Lion’s Mane is an edible mushroom with a long history of medicinal use. It has become popular as a nootropic after research showed it to increase levels of nerve growth factor in humans. Higher levels of NGF are linked to an increase in the growth rate of neurons.
- Stimulates the nerve growth factor 
- Improves cognitive ability 
- Stimulates myelination – helps prevent neurodegenerative autoimmune diseases such as multiple sclerosis 
- May be helpful for treating dementia.
What Is Lion’s Mane?
Lion’s Mane is an edible mushroom of the tooth fungus group. It has a wide history of use in Ancient Chinese medicine, and recent studies have shown it to be a powerful antioxidant as well as being able to help regulate blood lipid and glucose levels. Lion’s Mane is also frequently used as an ingredient in Chinese cuisine.
Recent research has shown Lion’s Mane Mushroom to boost levels of nerve growth factor in the brain. Nerve growth factor (NGF) is a small protein which plays a vital role in the growth and maintenance of certain neurons. Because Lion’s Mane raises NGF levels, it is an excellent supplement for long-term cognitive health.
Medical Uses of Lion’s Mane
Lion’s Mane has seen a long history of use in traditional Chinese medicine, and recent research has shown it to have significant medical value. Lion’s Mane is a powerful anti-oxidant and can help regular blood glucose and lipid levels.
It has also been shown to be effective in treating dementia related cognitive decline, as well as gastric ulcers and esophageal carcinoma.
Using Lion’s Mane
Lion’s Mane is best taken as a daily supplement for the promotion of long-term cognitive health. The boost it provides to NGF means that more brain cells will be created and existing neurons will be healthier. Lion’s Mane is most commonly sold in capsules, and is available fairly cheaply.
Dosing Lion’s Mane
The average dose is 500mgs taken daily. However, doses people decide to take tend to vary. Effects are extremely subtle and dosing higher than 500 mg a day is unlikely to provide more pronounced benefits.
How Does Lion’s Mane Work?
Lion’s Mane’s effects on the human brain revolve around the way it effects the nerve growth factor (NGF). NGF is a protein that stimulates the production nerve growth in the human brain. The NFG protein has a hard time passing through the blood-brain barrier causing the amount of NFG in our brain to diminish over time. This leads to slower nerve production as we age and when NFG levels become too low can even lead to an assortment of neurodegenerative diseases. The lion’s mane nootropic comes into play because it contains two molecules small enough to pass through the blood-brain barrier. Once these molecules pass through the barrier they stimulate the growth of NGF proteins causing an increase in the rate at which brain cells are grown.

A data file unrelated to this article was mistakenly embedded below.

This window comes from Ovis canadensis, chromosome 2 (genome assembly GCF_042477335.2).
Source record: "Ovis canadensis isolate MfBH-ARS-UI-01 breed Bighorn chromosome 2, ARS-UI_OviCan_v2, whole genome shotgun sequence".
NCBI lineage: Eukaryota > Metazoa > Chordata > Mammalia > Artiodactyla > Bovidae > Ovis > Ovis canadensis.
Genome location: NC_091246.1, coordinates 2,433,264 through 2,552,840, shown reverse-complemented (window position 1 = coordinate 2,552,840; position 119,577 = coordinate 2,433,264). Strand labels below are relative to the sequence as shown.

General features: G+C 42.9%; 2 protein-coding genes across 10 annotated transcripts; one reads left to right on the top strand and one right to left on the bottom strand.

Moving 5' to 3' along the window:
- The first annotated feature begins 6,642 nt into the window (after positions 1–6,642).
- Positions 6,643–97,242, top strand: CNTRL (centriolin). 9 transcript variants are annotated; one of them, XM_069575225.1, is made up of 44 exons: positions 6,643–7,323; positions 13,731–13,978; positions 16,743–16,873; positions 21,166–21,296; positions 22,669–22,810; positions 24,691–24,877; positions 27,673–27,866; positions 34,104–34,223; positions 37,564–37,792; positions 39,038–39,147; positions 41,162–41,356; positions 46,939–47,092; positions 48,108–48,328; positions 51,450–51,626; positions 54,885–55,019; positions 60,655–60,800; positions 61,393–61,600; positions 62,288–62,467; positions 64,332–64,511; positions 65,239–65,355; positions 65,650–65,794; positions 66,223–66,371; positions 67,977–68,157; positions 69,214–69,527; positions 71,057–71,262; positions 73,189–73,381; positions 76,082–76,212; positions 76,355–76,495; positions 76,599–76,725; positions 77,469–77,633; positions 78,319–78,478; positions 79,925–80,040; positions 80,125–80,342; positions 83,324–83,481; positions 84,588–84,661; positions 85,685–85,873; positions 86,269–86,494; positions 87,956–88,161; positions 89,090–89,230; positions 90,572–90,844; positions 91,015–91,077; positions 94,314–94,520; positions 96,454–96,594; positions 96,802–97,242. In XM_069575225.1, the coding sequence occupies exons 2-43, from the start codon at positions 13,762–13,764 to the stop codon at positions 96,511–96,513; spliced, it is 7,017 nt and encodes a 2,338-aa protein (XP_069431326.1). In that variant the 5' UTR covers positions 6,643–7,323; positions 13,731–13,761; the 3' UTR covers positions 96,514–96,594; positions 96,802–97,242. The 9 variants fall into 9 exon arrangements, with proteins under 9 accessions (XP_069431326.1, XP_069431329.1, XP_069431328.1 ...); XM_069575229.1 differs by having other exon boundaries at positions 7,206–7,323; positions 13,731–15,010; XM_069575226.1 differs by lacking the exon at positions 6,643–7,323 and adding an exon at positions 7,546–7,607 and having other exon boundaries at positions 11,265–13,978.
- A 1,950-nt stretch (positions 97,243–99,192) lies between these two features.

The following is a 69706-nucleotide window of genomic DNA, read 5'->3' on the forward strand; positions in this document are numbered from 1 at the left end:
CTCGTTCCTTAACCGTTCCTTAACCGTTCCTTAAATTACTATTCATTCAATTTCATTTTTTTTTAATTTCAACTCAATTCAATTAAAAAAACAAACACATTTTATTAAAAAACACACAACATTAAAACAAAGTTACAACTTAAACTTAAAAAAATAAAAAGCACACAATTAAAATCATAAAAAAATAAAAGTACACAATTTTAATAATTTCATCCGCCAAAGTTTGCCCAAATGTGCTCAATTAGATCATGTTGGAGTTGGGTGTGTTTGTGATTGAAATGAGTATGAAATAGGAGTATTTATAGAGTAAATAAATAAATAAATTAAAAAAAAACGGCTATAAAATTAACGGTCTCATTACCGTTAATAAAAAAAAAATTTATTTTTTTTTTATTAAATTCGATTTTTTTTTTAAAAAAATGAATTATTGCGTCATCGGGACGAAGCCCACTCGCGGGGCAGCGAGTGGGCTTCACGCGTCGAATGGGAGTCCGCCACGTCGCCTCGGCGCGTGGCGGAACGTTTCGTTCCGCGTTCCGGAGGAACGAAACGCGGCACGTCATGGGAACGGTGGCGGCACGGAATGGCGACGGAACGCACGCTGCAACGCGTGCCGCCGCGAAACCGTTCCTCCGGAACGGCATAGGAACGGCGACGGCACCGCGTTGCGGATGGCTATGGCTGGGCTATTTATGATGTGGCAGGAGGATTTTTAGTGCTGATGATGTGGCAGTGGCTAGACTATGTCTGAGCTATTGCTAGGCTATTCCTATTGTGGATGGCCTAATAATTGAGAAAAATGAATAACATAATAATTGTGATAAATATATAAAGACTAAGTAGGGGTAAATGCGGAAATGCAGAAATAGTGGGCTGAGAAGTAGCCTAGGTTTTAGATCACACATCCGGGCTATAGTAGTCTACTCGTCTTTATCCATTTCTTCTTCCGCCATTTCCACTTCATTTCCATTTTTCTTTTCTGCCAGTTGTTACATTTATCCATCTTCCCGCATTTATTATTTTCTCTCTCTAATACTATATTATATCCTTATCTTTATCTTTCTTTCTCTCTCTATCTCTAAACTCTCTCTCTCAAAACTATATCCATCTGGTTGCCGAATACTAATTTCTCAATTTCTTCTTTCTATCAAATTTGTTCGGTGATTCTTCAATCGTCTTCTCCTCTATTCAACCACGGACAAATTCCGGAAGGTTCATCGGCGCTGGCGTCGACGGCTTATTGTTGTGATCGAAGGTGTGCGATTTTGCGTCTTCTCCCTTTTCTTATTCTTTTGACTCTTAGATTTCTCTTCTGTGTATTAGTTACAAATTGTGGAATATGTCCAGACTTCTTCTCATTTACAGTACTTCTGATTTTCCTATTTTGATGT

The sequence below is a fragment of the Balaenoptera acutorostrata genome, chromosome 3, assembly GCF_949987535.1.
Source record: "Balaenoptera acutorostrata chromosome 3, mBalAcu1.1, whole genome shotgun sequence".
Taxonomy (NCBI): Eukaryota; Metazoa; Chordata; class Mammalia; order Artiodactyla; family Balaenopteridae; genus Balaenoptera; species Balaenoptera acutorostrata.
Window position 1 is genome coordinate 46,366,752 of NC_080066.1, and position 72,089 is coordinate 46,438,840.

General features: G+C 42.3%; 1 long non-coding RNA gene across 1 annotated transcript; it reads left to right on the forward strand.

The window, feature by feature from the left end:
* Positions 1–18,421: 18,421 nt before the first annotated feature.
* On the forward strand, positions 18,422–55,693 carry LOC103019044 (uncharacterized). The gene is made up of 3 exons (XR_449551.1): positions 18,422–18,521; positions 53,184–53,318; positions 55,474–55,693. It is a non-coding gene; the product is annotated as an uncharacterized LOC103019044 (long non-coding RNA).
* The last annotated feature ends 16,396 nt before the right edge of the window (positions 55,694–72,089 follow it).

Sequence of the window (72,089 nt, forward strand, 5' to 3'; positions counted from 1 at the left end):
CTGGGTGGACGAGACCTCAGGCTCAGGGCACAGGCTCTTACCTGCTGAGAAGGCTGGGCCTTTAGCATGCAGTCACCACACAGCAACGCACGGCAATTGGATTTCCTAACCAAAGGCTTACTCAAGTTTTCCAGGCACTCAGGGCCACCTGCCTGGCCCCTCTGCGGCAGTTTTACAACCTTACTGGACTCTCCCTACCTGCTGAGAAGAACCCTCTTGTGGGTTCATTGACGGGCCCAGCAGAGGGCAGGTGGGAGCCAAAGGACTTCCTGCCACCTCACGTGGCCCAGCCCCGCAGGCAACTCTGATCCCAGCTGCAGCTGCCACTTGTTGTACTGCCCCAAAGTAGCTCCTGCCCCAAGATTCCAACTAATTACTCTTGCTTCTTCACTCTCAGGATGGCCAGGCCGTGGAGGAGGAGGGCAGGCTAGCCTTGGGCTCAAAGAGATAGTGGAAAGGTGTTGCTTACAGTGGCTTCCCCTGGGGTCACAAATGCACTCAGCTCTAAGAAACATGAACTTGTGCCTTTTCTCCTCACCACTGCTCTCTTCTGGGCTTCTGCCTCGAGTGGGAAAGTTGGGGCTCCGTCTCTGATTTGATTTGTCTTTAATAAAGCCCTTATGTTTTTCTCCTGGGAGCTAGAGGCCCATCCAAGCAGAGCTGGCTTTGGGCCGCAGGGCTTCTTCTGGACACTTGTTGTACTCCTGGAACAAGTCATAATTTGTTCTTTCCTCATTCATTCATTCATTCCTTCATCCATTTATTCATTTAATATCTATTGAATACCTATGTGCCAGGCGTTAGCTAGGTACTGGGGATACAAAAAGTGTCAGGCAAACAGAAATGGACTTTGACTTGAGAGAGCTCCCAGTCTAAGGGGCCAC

Safety and Side Effects of Lion’s Mane
The lion mane’s mushroom is regarded is completely safe with virtually no toxicity. There has never been a reported overdose. Mild fatigue is the only side effect consistently reported.
Lion’s Mane FAQ
Below are some of the most commonly asked questions about Lion’s Mane. If you have a question that’s not on this list, send it to us at firstname.lastname@example.org and we will answer it for you.
Low levels of NGF have been linked to health problems including psychiatric disorders, Acute coronary symptoms, and metabolic syndromes. Because Lion’s Mane improves levels of NGF, it is ideal as a long-term supplement for overall mental health.
What are some noticeable studies performed on Lion’s Mane Mushroom?
Multiple studies have indicated that Lion’s Mane Mushroom stimulates the nerve growth factor. In other words, this nootropic helps you make brain cells quicker. One study performed on rat adrenal nerve cells showed improved nerve cell growth and neurite extension.  Another study tested the effects of four different edible mushrooms on human brain cells. Among the four mushrooms, only the H. erinaceus promoted the neuron growth factor. The extract also promoted the secretetion of protein from 1321N1 cells. 
After the discovery that Lion’s Mane promoted the NGF, a study was conducted by the same organization to determine how much the nootropic improved cognitive abilities. Thirty subjects were randomized into two 15-person groups. One group was given a placebo and the other group was given the lion’s mane extract. Even though there were no differences between the groups cognitive test scores after week 4, the group that received the extract scored significantly higher after weeks 8, 12, and 16. After intake of the extract stopped, the scores returned to normal. 
One last study was conducted in search for a substance that could provide regulatory and proctective effects on the normal myelination as well as stimulating action after myelin damage. This is important because the myelin sheaths which are wrapped around axons support, protect, and feed the nervous system. Damage to myelin sheaths can result in a wide variety of neurodegenerative autoimmune diseases. When H. erinaceus was introduced to in vitro cells it was observed that myelination began much earlier and occurred at a quicker rate when compared to the control cells. It also demonstrated a regulatory effect on the process of myelin genesis.